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Ninth Muse students helping spread ‘Sunflowers for Ukraine’

By Chelsi Lasater - Special to the Standard-Examiner | Apr 29, 2022
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Sunflower painting by artist Joanne Hall, who is participating in Sunflowers for Ukraine on May 6 at The Monarch.
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Ninth Muse Academy students pose with their artwork that they donated to Sunflowers for Ukraine on May 6 at The Monarch.
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Ninth Muse Academy students pose with their artwork that they donated to Sunflowers for Ukraine on May 6 at The Monarch.
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Ninth Muse Academy students pose with their artwork that they donated to Sunflowers for Ukraine on May 6 at The Monarch.
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Ninth Muse Academy students pose with their artwork that they donated to Sunflowers for Ukraine on May 6 at The Monarch.
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Ninth Muse Academy students pose with their artwork that they donated to Sunflowers for Ukraine on May 6 at The Monarch.
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Ninth Muse Academy students pose with their artwork that they donated to Sunflowers for Ukraine on May 6 at The Monarch.

On May 6, artist and head of Ninth Muse Academy, Sarah Abagulum, is hoping to fill The Monarch with “Sunflowers for Ukraine.”

Over the past few weeks, sunflowers have been popping up everywhere as symbols of hope, peace, and support for Ukraine. From paintings, emojis, clothing and actual flowers, peace demonstrators and world leaders have taken the sunflower as their mascot for standing with Ukraine.

Popularity rose when a viral video was aired by Ukraine World on Feb. 24, the first day of the invasion. The video shows a Ukrainian woman in the southern port city of Henychesk giving sunflower seeds to armed Russian soldiers to put in their pockets. “Take these seeds so that sunflowers grow here when you die,” she says, per a translation by BBC News.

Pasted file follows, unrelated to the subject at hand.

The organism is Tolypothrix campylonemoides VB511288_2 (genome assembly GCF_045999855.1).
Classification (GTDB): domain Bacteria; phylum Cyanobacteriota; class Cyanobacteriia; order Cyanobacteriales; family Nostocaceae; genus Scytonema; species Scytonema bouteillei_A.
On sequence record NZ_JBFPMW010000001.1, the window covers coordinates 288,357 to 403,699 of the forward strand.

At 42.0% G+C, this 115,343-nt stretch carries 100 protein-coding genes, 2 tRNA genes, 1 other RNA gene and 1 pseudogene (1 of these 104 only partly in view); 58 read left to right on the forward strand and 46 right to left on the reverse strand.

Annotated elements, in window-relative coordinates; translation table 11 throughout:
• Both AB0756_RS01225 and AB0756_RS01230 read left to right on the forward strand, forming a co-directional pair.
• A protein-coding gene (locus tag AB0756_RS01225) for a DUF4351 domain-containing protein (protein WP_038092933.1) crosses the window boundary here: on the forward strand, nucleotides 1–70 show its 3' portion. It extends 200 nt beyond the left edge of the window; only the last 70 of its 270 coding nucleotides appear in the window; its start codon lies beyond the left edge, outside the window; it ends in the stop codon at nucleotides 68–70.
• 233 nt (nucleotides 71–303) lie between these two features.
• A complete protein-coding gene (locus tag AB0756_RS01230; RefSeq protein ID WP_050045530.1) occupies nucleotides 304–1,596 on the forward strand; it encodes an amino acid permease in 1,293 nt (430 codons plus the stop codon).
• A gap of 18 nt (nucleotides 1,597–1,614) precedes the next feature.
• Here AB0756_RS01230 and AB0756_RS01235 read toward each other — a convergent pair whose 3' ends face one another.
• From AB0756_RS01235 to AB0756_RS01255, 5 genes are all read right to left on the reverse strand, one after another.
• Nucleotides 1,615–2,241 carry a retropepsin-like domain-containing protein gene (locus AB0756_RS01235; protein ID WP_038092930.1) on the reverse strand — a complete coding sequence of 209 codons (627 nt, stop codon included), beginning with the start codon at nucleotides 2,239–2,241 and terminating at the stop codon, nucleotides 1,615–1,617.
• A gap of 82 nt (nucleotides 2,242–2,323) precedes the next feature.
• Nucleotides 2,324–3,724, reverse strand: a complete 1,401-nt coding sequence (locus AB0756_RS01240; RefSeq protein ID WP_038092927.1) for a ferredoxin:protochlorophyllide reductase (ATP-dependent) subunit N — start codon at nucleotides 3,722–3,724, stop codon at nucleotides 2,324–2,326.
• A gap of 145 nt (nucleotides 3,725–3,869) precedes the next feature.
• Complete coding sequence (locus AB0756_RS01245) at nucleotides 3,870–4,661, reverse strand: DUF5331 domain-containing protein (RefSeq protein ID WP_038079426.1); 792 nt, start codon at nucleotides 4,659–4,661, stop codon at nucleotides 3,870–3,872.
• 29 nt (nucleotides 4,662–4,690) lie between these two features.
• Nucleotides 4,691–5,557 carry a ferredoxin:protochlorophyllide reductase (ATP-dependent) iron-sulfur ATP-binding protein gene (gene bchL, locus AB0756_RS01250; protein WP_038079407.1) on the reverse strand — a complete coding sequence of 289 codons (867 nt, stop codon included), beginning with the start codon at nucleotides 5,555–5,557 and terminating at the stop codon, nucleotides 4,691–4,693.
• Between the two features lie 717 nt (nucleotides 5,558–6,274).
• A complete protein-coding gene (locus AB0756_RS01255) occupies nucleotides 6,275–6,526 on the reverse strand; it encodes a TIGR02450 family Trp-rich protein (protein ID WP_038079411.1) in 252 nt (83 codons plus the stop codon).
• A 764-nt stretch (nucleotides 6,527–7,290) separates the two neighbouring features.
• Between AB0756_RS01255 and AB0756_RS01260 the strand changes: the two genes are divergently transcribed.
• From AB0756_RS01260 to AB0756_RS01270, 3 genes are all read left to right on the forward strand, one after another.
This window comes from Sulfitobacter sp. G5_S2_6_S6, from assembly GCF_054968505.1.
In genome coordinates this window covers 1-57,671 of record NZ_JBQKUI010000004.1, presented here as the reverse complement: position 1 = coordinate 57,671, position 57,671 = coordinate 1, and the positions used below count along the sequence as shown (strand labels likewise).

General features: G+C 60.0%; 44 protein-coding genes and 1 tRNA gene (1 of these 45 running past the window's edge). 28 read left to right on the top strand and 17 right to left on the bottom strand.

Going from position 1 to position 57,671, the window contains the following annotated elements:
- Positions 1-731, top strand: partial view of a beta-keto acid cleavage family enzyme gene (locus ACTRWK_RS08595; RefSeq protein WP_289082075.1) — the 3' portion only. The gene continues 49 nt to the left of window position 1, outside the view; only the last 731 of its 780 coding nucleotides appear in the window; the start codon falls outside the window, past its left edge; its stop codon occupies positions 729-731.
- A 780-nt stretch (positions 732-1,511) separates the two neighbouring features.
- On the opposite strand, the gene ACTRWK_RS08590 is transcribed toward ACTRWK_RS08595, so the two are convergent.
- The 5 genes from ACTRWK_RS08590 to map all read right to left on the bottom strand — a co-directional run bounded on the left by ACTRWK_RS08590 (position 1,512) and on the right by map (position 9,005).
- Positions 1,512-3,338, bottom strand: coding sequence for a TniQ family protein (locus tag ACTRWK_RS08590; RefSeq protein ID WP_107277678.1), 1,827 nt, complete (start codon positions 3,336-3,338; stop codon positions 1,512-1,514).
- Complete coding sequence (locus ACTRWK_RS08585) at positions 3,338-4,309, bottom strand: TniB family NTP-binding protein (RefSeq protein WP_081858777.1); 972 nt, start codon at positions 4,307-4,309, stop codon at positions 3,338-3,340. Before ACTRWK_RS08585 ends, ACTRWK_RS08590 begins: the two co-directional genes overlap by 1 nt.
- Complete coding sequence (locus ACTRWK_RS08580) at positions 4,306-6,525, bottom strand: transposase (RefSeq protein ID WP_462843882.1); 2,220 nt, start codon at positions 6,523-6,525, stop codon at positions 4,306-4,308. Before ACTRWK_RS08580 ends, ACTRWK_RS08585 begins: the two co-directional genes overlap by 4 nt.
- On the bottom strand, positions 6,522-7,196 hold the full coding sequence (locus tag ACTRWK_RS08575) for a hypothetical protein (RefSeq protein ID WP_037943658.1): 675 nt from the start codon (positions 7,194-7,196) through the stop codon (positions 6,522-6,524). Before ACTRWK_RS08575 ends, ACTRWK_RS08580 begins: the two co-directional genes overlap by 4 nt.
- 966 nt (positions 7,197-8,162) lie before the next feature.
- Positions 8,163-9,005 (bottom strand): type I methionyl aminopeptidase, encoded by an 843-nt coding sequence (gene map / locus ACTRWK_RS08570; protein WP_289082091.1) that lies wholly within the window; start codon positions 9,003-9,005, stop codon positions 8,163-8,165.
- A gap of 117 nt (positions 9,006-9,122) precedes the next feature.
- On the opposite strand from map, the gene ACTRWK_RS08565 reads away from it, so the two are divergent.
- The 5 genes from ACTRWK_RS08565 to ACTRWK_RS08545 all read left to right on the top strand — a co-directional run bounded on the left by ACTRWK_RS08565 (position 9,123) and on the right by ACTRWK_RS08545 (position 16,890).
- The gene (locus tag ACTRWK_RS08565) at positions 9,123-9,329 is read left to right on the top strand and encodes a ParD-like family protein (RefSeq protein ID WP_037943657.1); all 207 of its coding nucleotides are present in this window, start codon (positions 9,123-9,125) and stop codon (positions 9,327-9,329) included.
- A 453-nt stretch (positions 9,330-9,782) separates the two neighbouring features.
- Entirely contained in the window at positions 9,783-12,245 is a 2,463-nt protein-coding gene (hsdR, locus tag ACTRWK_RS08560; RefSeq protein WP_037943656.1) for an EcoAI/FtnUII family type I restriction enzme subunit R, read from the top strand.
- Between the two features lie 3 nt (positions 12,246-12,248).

Sunflowers have long been a symbol of prosperity in Ukraine, as the country produces 70%-80% of the world’s exports in seeds, oil and the flowers themselves. They are ever present in festivals and celebrations, and grace the beautiful land with their fields.

They have also been symbols of peace in Ukraine even before recent attacks. As Olivia B. Waxman writes for Time, the flower has historically represented peace. In June 1996, ministers from the United States, Russia and Ukraine marked Ukraine’s nuclear weapon disarmament by planting sunflowers at the Pervomaysk missile base. As U.S. Defense Secretary William J. Perry said at the ceremony, per the Washington Post’s James Rupert, the three nations’ shared goal was “ensuring that our children and our grandchildren will live in peace.”

Over 40 students of the Ninth Muse Academy have been painting sunflowers in the past several weeks, hoping to raise money to help relieve the suffering of countless refugees and others in this war. Their works will be sold during Open Studio Night at The Monarch.

Other Monarch artists are selling paintings as well. So far, participating artists include Adriana Moore, mixed media and metalsmith; Robbin Daffin, floral designer; Joanne Hall, watercolorist; Susan Snyder, watercolorist; Chelbie Hunger; Kseniya Thomas, letterpress artist; and students of Ninth Muse Academy.

All proceeds will go directly to UNHCR, the United Nations High Commissioner for Refugees, to support refugee children from Ukraine.

All local artists are invited to participate. The deadline to drop off your work at the Ninth Muse Academy is May 3. Artwork will be sold during Open Studio Night along with the other artists.

The Sunflowers for Ukraine art show and fundraiser will be at The Monarch on May 6 during Ogden’s First Friday Art Stroll from 7-9 p.m. Cash donations will also be accepted.

To join forces with the effort and submit artwork, visit 9thmuse.art.

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